But Cath and McG finally corner the bad guys, who are building dirty bombs in an abandoned bunker. They shoot one, and while the other gets away– he trips and falls and dirty bombs himself into oblivion. It was quite darling when McG immediately says “I didn’t do it.” Their case wraps up nicely, as they are able to find a connection to Cath’s target and they send the SEALs to take him down. Seemed like it wrapped up pretty nicely– except for Jerry, who finds that his search for Kamehameha was all built around fake artifacts made in China that had washed ashore on the island and had been left in the bunker.
Really the biggest part of the whole chase on Kahoʻolawe was a way to get Cath and McGarrett to “catch up.” They do get a chance to do that– Cath asks about Lynn, which Steve admits is good, but they are just keeping it casual. And Cath admits, while it is difficult to do as a super undercover agent spy, she is dating. They congratulate each other on being adult enough to talk as friends. But the last time they saw each other– Cath admitted to Steve that she would have said “yes” if he had proposed. This time, Cath asks Steve if he meant to propose to her, or if he just had the ring in case he decided to propose. He quickly says yes, he really meant to propose. So even as they were high-fiving each other for having a more mature relationship that seems to have evolved past romance– it seems there are still some lingering feelings between the two.
While Cath and McG are trying to save the world from terrorism, and Jerry is trying to solve one of the biggest Hawaiian mysteries in history– Junior is having a bad day. First, Tani lets him eat one of Eddie’s doggie treats, a Snickerpoodle, and then he accidentally falls into a ravine and cannot climb back out. Eddie is with him but seems to have forgotten his radio and his flare gun, so he just has to run from Kuliʻouʻou Valley to Five-0 Headquarters to get help. If you know how far that is– I think Eddie may have cheated and gotten a lift. Nonetheless, he makes it back to Tani who worries about where Junior could be and starts to look for him.
Junior is killing time with his phone listening to old voicemails and looking at pictures. While we see him take a few extra seconds to look at pictures of he and Tani together– we see him looking a pretty young girl, who turns out to be his sister, Maya, who we learned died in an accident. Like Tani, she also calls him “Juns.”
We get more of Junior’s backstory as he strolls down digital memory lane. We knew he doesn’t have a very good relationship with his dad– as he went on this unlucky run to avoid celebrating his father’s birthday. But we find that the conflict may have started when Junior told his father he wanted to join the military, and follow in his footsteps. When his father said no, because it would be too hard to lose another child, it seems that was when their rift started. Junior records a birthday message to him on his phone, only to have it be cut short when his battery dies.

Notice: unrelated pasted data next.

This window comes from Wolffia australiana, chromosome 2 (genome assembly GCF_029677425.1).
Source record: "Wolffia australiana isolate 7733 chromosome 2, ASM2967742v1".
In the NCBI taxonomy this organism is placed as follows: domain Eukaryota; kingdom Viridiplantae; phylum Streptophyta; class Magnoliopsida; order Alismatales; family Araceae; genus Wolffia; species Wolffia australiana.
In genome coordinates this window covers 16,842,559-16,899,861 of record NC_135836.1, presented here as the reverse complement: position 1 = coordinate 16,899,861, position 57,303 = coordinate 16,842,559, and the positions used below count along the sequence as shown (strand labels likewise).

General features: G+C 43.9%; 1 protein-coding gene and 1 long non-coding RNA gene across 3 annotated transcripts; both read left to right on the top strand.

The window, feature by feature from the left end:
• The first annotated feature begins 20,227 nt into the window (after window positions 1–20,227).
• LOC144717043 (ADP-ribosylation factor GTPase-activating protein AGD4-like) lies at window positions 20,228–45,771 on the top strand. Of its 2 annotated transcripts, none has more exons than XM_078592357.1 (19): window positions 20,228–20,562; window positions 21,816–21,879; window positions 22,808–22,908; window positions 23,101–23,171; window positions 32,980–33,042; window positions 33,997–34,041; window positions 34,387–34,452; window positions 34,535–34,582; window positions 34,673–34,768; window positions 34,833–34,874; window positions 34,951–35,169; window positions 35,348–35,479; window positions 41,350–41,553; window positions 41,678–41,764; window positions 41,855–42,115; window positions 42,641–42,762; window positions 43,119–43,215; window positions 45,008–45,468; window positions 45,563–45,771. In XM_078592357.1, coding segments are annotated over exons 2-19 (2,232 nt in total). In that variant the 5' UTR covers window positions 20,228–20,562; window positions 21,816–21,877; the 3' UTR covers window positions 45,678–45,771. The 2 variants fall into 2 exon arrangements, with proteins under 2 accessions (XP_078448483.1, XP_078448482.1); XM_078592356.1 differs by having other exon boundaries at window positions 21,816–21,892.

Luckily, Tani finds Juns and gets him some help. While Tani makes a comment that Eddie is not Lassie, he gets some props for trekking through Kalanianaʻole Hwy, into Waikīkī, past Ala Moana, and into downtown Honolulu to reach Five-0 headquarters to alert the team about their missing friend. He definitely needs a Five-0 badge or at least a couple more Snickerpoodles.
So we had two fairly big storylines running throughout this episode– the action-filled hunt on Kahoʻolawe with Cath and Steve, and the more reflective storyline with Junior and his past. But the Adam subplot was the big kicker.
Adam is seriously mourning Jessie’s (Christine Ko) death and blames himself for her being shot in the head. He tells McG he promised to protect her, and he failed. McGarrett tells him they are going to find Noriko, but Adam tells him they will have to find her without him. He can’t put anyone else at risk. Tani tries to get him to change his mind, but Adam is done. He looks and acts defeated and again, we wonder if Adam can ever catch a break.
But then he goes to Mr. Kimura (Dana Lee), the Yakuza bankman, and asks him for an alibi. At first, we wonder what he needs an alibi for– but at the end of the episode, as the team is chilling at Kamekona’s having beers and shrimp plates, McGarrett takes a call from Duke (Dennis Chun). Duke informs him that they have fished a body out of the ocean, and it is Noriko, Adam’s sister.
Is that what Adam needed an alibi for? Did he kill Noriko and exact revenge on her for stealing his money and killing Jessie? Or did he do it so that she could not go after Kono and Chin? Whatever the reason Adam needed an alibi– you can bet it was for a very good reason. Because Adam may act lost, like McGarrett, he certainly knows how to find his way. Perhaps the difference is that while McGarrett will go rogue and bend the rules, Adam knows how to break the rules. We only hope he didn’t break himself along the way.